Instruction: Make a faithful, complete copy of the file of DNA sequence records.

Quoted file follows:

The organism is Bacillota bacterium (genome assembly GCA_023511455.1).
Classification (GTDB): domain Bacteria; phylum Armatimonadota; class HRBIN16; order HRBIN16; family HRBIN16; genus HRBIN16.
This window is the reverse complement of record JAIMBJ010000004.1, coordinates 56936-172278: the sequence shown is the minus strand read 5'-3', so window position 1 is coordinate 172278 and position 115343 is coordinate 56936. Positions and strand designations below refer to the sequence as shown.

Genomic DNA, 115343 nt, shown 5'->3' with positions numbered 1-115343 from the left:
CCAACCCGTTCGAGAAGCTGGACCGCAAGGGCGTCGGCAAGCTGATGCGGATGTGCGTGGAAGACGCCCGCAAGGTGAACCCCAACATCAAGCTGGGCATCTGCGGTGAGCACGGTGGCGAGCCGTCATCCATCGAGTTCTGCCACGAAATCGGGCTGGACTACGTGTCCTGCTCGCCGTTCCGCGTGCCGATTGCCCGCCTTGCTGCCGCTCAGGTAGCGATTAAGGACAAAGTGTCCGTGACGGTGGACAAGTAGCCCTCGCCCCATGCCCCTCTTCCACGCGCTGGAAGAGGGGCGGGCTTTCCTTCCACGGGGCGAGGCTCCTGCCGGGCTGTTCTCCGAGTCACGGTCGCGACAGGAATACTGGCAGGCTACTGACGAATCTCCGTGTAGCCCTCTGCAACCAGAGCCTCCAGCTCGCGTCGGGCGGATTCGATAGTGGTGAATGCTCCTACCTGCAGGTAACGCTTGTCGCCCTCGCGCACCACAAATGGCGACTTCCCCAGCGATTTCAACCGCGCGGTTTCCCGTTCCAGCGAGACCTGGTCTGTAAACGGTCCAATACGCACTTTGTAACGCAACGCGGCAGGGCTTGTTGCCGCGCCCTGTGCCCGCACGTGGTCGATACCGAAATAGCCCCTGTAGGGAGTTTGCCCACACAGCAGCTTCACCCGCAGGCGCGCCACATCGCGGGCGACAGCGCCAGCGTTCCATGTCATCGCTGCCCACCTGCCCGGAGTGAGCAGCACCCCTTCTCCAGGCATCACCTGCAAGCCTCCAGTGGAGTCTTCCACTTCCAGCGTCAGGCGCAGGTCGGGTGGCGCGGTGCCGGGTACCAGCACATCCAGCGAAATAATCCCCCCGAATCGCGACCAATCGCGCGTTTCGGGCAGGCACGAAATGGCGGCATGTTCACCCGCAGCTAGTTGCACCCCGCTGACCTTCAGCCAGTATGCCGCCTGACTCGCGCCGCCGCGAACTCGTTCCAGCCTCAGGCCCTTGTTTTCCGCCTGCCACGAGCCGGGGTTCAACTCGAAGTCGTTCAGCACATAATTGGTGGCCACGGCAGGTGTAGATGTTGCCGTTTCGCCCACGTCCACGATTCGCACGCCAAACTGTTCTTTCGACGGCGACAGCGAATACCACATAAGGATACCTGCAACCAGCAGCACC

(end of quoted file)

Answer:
The organism is Bacillota bacterium (genome assembly GCA_023511455.1).
Classification (GTDB): domain Bacteria; phylum Armatimonadota; class HRBIN16; order HRBIN16; family HRBIN16; genus HRBIN16.
This window is the reverse complement of record JAIMBJ010000004.1, coordinates 56936-172278: the sequence shown is the minus strand read 5'-3', so window position 1 is coordinate 172278 and position 115343 is coordinate 56936. Positions and strand designations below refer to the sequence as shown.

Genomic DNA, 115343 nt, shown 5'->3' with positions numbered 1-115343 from the left:
CCAACCCGTTCGAGAAGCTGGACCGCAAGGGCGTCGGCAAGCTGATGCGGATGTGCGTGGAAGACGCCCGCAAGGTGAACCCCAACATCAAGCTGGGCATCTGCGGTGAGCACGGTGGCGAGCCGTCATCCATCGAGTTCTGCCACGAAATCGGGCTGGACTACGTGTCCTGCTCGCCGTTCCGCGTGCCGATTGCCCGCCTTGCTGCCGCTCAGGTAGCGATTAAGGACAAAGTGTCCGTGACGGTGGACAAGTAGCCCTCGCCCCATGCCCCTCTTCCACGCGCTGGAAGAGGGGCGGGCTTTCCTTCCACGGGGCGAGGCTCCTGCCGGGCTGTTCTCCGAGTCACGGTCGCGACAGGAATACTGGCAGGCTACTGACGAATCTCCGTGTAGCCCTCTGCAACCAGAGCCTCCAGCTCGCGTCGGGCGGATTCGATAGTGGTGAATGCTCCTACCTGCAGGTAACGCTTGTCGCCCTCGCGCACCACAAATGGCGACTTCCCCAGCGATTTCAACCGCGCGGTTTCCCGTTCCAGCGAGACCTGGTCTGTAAACGGTCCAATACGCACTTTGTAACGCAACGCGGCAGGGCTTGTTGCCGCGCCCTGTGCCCGCACGTGGTCGATACCGAAATAGCCCCTGTAGGGAGTTTGCCCACACAGCAGCTTCACCCGCAGGCGCGCCACATCGCGGGCGACAGCGCCAGCGTTCCATGTCATCGCTGCCCACCTGCCCGGAGTGAGCAGCACCCCTTCTCCAGGCATCACCTGCAAGCCTCCAGTGGAGTCTTCCACTTCCAGCGTCAGGCGCAGGTCGGGTGGCGCGGTGCCGGGTACCAGCACATCCAGCGAAATAATCCCCCCGAATCGCGACCAATCGCGCGTTTCGGGCAGGCACGAAATGGCGGCATGTTCACCCGCAGCTAGTTGCACCCCGCTGACCTTCAGCCAGTATGCCGCCTGACTCGCGCCGCCGCGAACTCGTTCCAGCCTCAGGCCCTTGTTTTCCGCCTGCCACGAGCCGGGGTTCAACTCGAAGTCGTTCAGCACATAATTGGTGGCCACGGCAGGTGTAGATGTTGCCGTTTCGCCCACGTCCACGATTCGCACGCCAAACTGTTCTTTCGACGGCGACAGCGAATACCACATAAGGATACCTGCAACCAGCAGCACC